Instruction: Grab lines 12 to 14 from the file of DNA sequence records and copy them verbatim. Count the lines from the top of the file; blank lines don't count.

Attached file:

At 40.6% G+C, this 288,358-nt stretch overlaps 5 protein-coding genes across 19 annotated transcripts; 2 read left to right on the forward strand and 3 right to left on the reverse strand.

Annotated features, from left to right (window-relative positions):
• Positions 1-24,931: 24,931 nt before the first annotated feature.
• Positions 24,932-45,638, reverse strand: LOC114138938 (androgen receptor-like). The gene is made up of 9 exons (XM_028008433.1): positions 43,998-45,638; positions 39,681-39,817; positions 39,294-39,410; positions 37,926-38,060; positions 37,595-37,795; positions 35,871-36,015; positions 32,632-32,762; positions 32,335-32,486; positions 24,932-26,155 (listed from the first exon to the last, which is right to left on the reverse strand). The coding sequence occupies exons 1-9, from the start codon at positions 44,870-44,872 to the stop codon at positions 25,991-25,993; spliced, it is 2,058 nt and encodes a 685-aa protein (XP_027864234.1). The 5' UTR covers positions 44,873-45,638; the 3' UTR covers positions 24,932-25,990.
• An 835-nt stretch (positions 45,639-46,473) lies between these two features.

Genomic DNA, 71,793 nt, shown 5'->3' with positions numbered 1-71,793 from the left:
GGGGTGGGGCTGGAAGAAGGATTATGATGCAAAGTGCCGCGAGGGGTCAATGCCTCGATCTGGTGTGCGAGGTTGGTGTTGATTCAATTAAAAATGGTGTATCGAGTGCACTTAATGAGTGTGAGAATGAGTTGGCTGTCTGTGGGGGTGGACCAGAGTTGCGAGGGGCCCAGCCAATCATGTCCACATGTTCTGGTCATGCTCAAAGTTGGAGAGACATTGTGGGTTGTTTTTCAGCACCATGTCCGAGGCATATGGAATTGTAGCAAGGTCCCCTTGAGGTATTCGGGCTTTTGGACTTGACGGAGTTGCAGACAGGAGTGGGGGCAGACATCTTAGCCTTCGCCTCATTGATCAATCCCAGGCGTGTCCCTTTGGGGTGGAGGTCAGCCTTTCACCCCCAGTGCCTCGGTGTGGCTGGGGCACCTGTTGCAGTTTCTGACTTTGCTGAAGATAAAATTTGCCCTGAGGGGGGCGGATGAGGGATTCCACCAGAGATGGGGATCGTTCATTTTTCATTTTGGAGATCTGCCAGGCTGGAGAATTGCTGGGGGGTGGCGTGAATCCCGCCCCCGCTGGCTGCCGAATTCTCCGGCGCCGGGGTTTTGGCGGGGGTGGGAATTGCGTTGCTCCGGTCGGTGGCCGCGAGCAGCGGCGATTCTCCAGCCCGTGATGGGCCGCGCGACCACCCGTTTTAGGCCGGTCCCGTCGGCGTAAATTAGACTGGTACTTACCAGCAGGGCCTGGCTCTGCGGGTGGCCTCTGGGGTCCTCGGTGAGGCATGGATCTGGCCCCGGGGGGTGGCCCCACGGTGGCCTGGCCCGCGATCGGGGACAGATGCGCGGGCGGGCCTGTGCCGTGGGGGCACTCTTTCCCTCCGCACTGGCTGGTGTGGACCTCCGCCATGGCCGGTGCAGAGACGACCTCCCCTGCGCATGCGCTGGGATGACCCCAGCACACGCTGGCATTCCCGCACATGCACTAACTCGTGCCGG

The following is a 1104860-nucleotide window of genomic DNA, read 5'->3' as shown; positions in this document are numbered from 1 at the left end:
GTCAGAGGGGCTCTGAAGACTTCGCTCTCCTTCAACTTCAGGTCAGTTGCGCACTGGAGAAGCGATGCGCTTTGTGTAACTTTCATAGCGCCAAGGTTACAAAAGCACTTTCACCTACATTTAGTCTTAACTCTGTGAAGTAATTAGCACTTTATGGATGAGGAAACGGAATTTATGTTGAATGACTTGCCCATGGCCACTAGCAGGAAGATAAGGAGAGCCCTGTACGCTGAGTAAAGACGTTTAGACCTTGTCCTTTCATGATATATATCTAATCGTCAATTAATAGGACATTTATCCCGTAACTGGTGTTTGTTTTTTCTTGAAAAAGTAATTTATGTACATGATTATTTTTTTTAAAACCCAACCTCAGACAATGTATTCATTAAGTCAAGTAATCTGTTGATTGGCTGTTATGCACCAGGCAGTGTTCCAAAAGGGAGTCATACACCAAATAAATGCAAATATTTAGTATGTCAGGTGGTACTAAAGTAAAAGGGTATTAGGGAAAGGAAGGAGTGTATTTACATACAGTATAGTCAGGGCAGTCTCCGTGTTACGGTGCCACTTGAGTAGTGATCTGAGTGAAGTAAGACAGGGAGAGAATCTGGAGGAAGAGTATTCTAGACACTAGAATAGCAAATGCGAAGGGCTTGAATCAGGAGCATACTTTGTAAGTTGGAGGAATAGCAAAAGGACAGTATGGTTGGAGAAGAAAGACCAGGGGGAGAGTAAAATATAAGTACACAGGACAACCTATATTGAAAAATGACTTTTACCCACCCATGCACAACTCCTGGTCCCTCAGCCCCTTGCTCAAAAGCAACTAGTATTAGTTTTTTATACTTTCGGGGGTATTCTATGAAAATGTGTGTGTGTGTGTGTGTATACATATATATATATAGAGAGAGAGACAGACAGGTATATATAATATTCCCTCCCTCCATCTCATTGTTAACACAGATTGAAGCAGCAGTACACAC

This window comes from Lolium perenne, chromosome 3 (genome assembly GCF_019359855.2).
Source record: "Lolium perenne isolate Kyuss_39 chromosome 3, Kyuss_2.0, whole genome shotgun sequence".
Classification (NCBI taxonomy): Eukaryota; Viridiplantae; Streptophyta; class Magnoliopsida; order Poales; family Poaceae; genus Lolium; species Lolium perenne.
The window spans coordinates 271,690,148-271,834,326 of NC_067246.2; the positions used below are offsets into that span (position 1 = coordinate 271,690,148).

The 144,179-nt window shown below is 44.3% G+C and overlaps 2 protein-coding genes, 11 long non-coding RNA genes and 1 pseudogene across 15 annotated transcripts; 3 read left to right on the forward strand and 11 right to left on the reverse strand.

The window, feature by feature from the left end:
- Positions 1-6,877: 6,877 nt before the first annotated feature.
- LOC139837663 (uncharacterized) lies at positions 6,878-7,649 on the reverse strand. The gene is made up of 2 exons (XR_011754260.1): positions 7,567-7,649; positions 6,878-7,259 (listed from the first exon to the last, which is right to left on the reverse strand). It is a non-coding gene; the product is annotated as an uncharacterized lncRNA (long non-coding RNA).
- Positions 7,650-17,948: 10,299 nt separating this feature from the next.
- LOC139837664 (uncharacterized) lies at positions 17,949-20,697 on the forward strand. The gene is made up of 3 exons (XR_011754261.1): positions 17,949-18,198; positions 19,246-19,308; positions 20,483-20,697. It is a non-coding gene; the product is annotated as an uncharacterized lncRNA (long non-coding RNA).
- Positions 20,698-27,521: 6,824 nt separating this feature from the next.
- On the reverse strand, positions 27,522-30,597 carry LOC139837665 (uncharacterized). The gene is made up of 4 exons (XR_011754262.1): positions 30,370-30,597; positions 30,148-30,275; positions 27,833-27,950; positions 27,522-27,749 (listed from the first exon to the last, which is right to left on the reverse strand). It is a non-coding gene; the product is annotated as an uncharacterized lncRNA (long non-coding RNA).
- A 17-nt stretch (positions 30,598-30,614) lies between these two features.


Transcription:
Classification (NCBI taxonomy): Eukaryota; Viridiplantae; Streptophyta; class Magnoliopsida; order Poales; family Poaceae; genus Lolium; species Lolium perenne.
The window spans coordinates 271,690,148-271,834,326 of NC_067246.2; the positions used below are offsets into that span (position 1 = coordinate 271,690,148).

The 144,179-nt window shown below is 44.3% G+C and overlaps 2 protein-coding genes, 11 long non-coding RNA genes and 1 pseudogene across 15 annotated transcripts; 3 read left to right on the forward strand and 11 right to left on the reverse strand.